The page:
Thursday, October 25, 2007

EggtoberFest 2007 - Atlanta

Another fantastic EggtoberFest. And this one was made even more special by being the Tenth EggtoberFest. The two of us were right in the thick of it too. We even cooked.

The final figures aren't in yet but I heard 3,000 showed up Saturday. That's over twice as many as last year. There were 500 at the Meet & Greet the night before. And the weather was perfect the entire time.

Texas wasn't well represented this year so I made sure they knew we were there though. I made some Texas shaped waffles here and took them with us. Saturday morning I fired up an Egg, put my cast iron griddle on it and heated up the waffles. I added some butter and syrup and handed them out. They went over great.

Then my Sweetie broke out a Dutch Oven and made a pot of chili for her famous Frito Pie. It sure didn't take long for the hungry crowd to scoop that up. They loved it and naturally asked for the recipe.

Then we started making our version of a Muffuletta. We started with sourdough bread slices, then buttered one side. Then we added some Creole Mustard, ham, turkey, genoa salami, provolone cheese and then the secret ingredient, olive salad (Just like they use in the original muffuletta in New Orleans). Then we buttered another slice of bread to top off the sandwich. About 20 seconds each side on the hot griddle and it was ready. They loved it...

Naturally, we sampled as much as we could too. Most of it was close to Fantastic. We got full real fast and missed out on a lot of stuff we wish we could have tried.

Then there was the After Party, a gathering of souls who just didn't want the day to end. We had another great time there too.

Here are a few photos for you but they really don't do it justice. It's unique, it's fun and it's gonna be bigger and better next year.

Sunday, October 07, 2007

Flagstone Patio

Home ownership... There's never an end to the challenges or the opportunities for improvement. No sooner than I finished my outdoor kitchen, called The Coop, we decided to cover a 200 sq ft area next to it with flagstone.

Easier said than done.

First of all, the sod has to be removed down about four or five inches in order to be replaced with decomposed granite for a solid foundation that can also be adjusted upward or downward for each individual flagstone piece according to its thickness. All of this is very labor intensive.

As for removing the old sod, that is a real challenge, especially considering the fact that there is a clay-like substance that sticks to everything. A shovel can quickly become heavy with the clay as it accumulates more and more layers. Then you just have to stop and scrape it off.

But finding a place for the old sod is also a problem. I've pretty much decided to put it behind some heavy Pampas Grass to make a sort of levy between our property and the cemetery where a great deal of water flows into our yard during heavy rains.

All of this is taking time, lots of time, primarily because I've been sick with a chest cold for almost two weeks. And the weather, dewpoint mostly, is really dragging me down. But I've got a goal, a pallet of flagstone and a yard of decomposed granite just waiting to happen.

Thursday, October 04, 2007

Back Surgery

They call it "surgery" but it's really an epidural injection of cortisone to reduce inflammation of the area between L3 & L4. In other words, to fix my sciatica problem that I've had for over an year. This was the third one. I had it done last Tuesday and I feel great. In fact, I've been digging up dirt and moving heavy walking stones all day, something I couldn't do without some serious pain before.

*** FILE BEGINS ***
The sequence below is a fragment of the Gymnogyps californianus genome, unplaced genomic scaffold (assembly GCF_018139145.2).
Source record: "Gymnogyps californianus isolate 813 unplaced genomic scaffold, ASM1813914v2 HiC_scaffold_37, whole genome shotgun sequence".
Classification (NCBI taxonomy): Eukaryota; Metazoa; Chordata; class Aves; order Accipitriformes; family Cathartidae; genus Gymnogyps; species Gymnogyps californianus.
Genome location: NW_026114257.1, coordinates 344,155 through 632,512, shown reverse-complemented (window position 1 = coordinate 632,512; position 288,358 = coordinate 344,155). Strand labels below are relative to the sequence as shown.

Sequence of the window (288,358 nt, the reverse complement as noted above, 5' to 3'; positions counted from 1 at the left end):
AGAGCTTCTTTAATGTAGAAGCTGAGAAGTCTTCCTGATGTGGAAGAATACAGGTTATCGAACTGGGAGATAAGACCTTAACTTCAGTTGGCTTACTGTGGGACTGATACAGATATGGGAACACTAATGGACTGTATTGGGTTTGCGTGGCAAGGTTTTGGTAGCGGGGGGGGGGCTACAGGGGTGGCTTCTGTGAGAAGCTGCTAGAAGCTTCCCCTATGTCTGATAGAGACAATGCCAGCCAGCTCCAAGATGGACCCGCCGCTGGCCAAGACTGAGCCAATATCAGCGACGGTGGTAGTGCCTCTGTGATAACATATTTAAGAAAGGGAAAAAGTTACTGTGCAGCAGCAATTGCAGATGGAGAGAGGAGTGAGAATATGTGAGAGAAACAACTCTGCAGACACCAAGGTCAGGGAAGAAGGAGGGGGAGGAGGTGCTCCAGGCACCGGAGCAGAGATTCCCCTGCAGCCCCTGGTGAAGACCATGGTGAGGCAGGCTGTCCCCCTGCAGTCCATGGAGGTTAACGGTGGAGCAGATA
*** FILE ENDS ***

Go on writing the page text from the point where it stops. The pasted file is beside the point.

Tomorrow I will resume the digging and hopefully be able to start spreading the decomposed granite base for the flagstone I will eventually use to cover the area.

If you've never had sciatica you are lucky. If you have had sciatica you probably understand the need for epidurals, especially if you plan to live a half way normal life.

In fact, I feel so good I think I'll go move some more dirt right now.

Wednesday, October 03, 2007

The Cough That Wouldn't Die

Ever get a cold and the resulting cough just won't go away? Well I've got one. Had it six days now and haven't had more than about two hours of decent sleep in all that time. It isn't just a cough, it's hacking up endless amounts of phlegm. So that means having to get up, find a place to spit and try to settle back down, only to go through the process again in five or ten or fifteen minutes... all night long.

So here I am at 4:30 AM during a lull moment attempting to put my frustration in writing with the hope that it will take my mind off the pending next round of coughing.

I really need some sleep too. Yesterday I was scheduled for back surgery (epidural) and needed to be at the hospital at 5:00 AM. I was home by 8:30 AM with instructions to take it easy because I was still under the influence of anesthesia. After being awake all night and undergoing surgery you would think I could sleep like a kitten. NOT! Not a wink.

Anyway, the coffee pot will automatically kick on in one hour and fifteen minutes and that's when my new day starts. My plans are to make some Big Green Egg handles for Lawn Ranger until about 9:30, then go to the heart center for exercise, and then start digging dirt to lay in almost 200 sq ft of crushed granite base with a flagstone top. It's all part of the Chicken Coop Project.

I suppose you could say, "Life is good." Well, except for this $#%^&@ cough...